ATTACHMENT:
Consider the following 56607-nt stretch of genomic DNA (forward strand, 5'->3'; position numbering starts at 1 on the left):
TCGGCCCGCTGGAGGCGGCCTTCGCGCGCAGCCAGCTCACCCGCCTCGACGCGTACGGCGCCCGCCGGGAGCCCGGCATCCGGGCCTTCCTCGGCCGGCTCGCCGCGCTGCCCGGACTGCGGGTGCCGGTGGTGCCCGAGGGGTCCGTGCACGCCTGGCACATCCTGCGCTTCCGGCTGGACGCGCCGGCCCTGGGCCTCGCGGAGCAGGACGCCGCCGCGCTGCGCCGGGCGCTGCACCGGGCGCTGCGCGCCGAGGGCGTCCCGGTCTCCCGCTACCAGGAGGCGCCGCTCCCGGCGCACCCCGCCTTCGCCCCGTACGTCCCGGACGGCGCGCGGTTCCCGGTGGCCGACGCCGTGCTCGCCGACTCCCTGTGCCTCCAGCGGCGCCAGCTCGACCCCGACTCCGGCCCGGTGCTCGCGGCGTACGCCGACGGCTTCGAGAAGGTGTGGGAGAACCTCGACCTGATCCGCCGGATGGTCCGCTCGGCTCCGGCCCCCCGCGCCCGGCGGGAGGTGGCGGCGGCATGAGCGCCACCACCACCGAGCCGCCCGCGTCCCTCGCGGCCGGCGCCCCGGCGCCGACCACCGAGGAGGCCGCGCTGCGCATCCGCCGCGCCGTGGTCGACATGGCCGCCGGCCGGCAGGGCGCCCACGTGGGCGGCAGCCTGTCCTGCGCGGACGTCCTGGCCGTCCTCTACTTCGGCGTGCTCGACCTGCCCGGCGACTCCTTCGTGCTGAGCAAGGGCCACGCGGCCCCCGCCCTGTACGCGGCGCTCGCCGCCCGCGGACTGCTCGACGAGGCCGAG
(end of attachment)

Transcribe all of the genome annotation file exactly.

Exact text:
Consider the following 56607-nt stretch of genomic DNA (forward strand, 5'->3'; position numbering starts at 1 on the left):
TCGGCCCGCTGGAGGCGGCCTTCGCGCGCAGCCAGCTCACCCGCCTCGACGCGTACGGCGCCCGCCGGGAGCCCGGCATCCGGGCCTTCCTCGGCCGGCTCGCCGCGCTGCCCGGACTGCGGGTGCCGGTGGTGCCCGAGGGGTCCGTGCACGCCTGGCACATCCTGCGCTTCCGGCTGGACGCGCCGGCCCTGGGCCTCGCGGAGCAGGACGCCGCCGCGCTGCGCCGGGCGCTGCACCGGGCGCTGCGCGCCGAGGGCGTCCCGGTCTCCCGCTACCAGGAGGCGCCGCTCCCGGCGCACCCCGCCTTCGCCCCGTACGTCCCGGACGGCGCGCGGTTCCCGGTGGCCGACGCCGTGCTCGCCGACTCCCTGTGCCTCCAGCGGCGCCAGCTCGACCCCGACTCCGGCCCGGTGCTCGCGGCGTACGCCGACGGCTTCGAGAAGGTGTGGGAGAACCTCGACCTGATCCGCCGGATGGTCCGCTCGGCTCCGGCCCCCCGCGCCCGGCGGGAGGTGGCGGCGGCATGAGCGCCACCACCACCGAGCCGCCCGCGTCCCTCGCGGCCGGCGCCCCGGCGCCGACCACCGAGGAGGCCGCGCTGCGCATCCGCCGCGCCGTGGTCGACATGGCCGCCGGCCGGCAGGGCGCCCACGTGGGCGGCAGCCTGTCCTGCGCGGACGTCCTGGCCGTCCTCTACTTCGGCGTGCTCGACCTGCCCGGCGACTCCTTCGTGCTGAGCAAGGGCCACGCGGCCCCCGCCCTGTACGCGGCGCTCGCCGCCCGCGGACTGCTCGACGAGGCCGAG